After inhalation, the majority of drug particles deposit directly in the oropharynx, central airways, or in alveoli, depending on the size of particles as well as the delivery devise used. Approximately 10–60% of the inhaled dose is deposited in the lungs [21, 22, 23]. Direct deposition of the ICS in the lungs allows targeted delivery and thus targeted therapeutic actions. The drug molecules in the lungs can enter the systemic circulation via pulmonary vasculature, leading to potential systemic side effects. The fraction of ICS (40–90%) deposited in the oropharynx can cause local oropharyngeal side effects. Patients are advised to rinse their mouths to remove these deposited particles, but the fraction that persists after rinsing may be swallowed and absorbed by the gastrointestinal tract. The liver inactivates a fraction of the absorbed drug in first-pass metabolism. The remaining drug that eventually reaches the systemic circulation can potentially cause systemic side effects [21].


The goal of ICS therapy is to achieve high topical anti-inflammatory effect locally in the airway mucosa with minimal to no unwanted local and systemic effects [24]. The fraction of ICS that reaches the systemic circulation is absorbed from the airway, alveolar surface, and the gut after the oropharyngeal deposits are swallowed [14]. The systemic bioavailability depends on gastrointestinal bioavailability and the amount of ICS that enters the systemic circulation via lungs. Ideal features of an ICS that confer a high therapeutic index include a high affinity for and potency at the GR, high level of serum protein binding for the systemically absorbed fraction, prolonged retention in the lung, minimal to no oral bioavailability, and rapid and complete systemic inactivation (i.e., high first-pass hepatic inactivation) [25].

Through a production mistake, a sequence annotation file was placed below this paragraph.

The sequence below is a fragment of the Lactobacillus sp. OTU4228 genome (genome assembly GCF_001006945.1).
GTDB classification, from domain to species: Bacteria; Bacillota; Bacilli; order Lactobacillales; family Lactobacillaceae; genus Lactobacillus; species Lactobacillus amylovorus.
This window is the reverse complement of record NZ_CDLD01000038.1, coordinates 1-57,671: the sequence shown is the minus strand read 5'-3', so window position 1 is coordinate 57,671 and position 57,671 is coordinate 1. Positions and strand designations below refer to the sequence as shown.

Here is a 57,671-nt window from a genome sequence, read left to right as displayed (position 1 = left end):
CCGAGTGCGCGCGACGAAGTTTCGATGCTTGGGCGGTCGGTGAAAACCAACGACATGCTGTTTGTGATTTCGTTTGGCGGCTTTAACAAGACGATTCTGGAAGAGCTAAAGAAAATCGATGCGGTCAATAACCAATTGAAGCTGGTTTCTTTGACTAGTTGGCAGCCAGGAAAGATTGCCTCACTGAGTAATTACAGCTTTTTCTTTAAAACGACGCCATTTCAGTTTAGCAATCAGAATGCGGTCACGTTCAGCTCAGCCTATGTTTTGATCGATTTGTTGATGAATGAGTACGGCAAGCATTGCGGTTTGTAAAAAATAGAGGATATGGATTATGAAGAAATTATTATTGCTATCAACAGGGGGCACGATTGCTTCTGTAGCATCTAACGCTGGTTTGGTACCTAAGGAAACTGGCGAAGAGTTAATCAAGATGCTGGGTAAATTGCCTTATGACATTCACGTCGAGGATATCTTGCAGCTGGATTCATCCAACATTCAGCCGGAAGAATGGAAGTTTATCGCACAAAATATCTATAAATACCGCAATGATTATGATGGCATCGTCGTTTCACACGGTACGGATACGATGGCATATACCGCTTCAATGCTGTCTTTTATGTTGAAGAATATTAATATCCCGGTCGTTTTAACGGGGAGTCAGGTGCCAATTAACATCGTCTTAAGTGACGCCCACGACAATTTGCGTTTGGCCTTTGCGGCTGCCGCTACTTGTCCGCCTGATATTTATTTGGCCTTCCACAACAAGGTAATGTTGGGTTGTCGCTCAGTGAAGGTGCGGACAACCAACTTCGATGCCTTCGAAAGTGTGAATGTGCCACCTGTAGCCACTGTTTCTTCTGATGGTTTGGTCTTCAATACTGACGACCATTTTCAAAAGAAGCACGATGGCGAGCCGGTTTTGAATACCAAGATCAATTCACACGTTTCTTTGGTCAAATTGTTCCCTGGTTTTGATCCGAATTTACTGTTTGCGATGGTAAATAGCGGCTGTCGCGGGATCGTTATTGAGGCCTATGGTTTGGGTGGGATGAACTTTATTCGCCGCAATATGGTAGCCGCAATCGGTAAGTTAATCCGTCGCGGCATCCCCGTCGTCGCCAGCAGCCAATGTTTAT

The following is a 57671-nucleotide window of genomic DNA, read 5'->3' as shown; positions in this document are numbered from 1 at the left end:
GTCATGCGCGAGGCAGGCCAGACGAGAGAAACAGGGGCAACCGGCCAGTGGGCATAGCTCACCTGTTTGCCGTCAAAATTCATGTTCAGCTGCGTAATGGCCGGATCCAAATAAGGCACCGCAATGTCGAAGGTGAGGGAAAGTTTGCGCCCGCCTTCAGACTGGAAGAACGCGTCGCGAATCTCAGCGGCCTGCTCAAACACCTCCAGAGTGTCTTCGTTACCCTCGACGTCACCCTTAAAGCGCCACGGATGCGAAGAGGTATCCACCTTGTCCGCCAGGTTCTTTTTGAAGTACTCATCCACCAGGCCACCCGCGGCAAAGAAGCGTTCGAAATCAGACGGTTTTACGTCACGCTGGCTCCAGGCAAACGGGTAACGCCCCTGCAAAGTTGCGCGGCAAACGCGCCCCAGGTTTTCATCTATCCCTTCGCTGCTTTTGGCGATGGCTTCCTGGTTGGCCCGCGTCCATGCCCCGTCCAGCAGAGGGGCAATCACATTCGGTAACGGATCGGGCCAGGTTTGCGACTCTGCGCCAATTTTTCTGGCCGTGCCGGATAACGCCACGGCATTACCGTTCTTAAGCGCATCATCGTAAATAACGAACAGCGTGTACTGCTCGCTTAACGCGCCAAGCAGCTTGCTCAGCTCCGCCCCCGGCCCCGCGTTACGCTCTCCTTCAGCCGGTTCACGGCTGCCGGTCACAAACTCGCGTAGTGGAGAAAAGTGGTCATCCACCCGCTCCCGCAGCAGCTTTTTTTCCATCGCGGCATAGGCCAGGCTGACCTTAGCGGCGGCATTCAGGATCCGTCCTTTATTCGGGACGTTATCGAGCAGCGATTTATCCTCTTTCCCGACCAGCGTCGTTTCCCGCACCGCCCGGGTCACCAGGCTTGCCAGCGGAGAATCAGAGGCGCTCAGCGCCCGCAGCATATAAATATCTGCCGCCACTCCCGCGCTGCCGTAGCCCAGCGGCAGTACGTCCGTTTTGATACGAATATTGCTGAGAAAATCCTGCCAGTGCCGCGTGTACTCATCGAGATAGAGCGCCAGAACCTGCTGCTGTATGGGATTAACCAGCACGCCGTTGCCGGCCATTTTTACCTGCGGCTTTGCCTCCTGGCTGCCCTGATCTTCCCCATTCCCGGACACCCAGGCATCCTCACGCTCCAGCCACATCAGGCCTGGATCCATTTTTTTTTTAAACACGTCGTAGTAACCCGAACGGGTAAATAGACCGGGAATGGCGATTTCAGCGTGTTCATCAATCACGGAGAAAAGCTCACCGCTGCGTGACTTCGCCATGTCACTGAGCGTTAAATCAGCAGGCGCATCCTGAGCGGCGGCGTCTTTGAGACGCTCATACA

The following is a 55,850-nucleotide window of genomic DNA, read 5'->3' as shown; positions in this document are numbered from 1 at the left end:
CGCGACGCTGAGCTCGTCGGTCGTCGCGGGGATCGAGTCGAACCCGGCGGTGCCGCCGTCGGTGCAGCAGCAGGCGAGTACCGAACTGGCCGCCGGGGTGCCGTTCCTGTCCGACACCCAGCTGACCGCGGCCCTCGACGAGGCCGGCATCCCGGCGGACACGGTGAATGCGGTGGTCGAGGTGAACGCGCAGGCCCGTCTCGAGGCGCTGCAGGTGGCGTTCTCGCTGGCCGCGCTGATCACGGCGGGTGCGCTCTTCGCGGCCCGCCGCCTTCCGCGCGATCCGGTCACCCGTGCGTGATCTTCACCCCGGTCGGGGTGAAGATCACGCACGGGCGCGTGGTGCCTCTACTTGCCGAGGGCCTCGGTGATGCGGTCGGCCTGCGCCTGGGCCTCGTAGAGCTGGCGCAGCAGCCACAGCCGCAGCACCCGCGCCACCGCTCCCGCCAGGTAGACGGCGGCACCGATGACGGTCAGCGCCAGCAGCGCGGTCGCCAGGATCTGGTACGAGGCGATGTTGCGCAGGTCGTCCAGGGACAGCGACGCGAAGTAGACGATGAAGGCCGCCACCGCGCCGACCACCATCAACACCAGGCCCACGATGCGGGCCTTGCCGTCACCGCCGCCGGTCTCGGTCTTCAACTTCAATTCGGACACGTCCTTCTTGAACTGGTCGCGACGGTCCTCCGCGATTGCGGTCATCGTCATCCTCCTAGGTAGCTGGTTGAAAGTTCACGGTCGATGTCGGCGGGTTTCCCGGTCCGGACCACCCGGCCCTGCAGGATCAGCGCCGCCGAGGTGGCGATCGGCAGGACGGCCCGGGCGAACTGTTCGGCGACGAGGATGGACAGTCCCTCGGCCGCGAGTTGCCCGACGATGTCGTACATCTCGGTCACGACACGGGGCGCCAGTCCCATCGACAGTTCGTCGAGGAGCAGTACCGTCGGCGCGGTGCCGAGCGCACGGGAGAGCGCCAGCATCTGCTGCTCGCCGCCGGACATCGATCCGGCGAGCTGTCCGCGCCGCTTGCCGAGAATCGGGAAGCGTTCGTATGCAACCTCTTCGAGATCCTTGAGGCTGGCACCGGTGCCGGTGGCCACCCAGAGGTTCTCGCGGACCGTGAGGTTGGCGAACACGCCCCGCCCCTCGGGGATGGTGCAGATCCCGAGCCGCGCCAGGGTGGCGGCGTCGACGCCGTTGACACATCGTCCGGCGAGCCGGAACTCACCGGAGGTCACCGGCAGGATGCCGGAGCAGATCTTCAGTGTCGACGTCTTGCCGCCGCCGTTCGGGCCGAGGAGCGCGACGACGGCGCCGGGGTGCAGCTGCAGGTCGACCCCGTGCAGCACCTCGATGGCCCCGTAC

In general, the higher the GR binding affinity, the more potent the ICS is. However, high receptor binding affinity does not necessarily translate into increased clinical efficacy due to other pharmacokinetic and pharmacodynamic factors involved [5]. The available ICS are listed in Table 1 (adapted from [26, 27]) in order of potency. Lipophilicity (helps prolong pulmonary residency time), plasma protein binding and tissue distribution all follow the same trend. Budesonide and fluticasone propionate (FP) have high first-pass metabolism and low oral bioavailability that confer them high therapeutic indexes. The two newest ICS, mometasone furoate and ciclesonide (CIC) also have very low oral bioavailability, similar to that of FP [28, 29]. Beclomethasone dipropionate (BDP) and CIC are converted to their active metabolites, beclomethasone 17-monopropionate (BMP) and desisobutyryl ciclesonide (des-CIC), respectively, in the airway [27]. This lung-specific on-site activation provides targeted anti-inflammatory action within the lung and reduces risk of systemic side effects. Budesonide and CIC have been shown to undergo reversible fatty acid esterification in the airways, which significantly prolongs pulmonary residence time by providing a local depot in the lung for slow release of the active compound [30, 31, 32].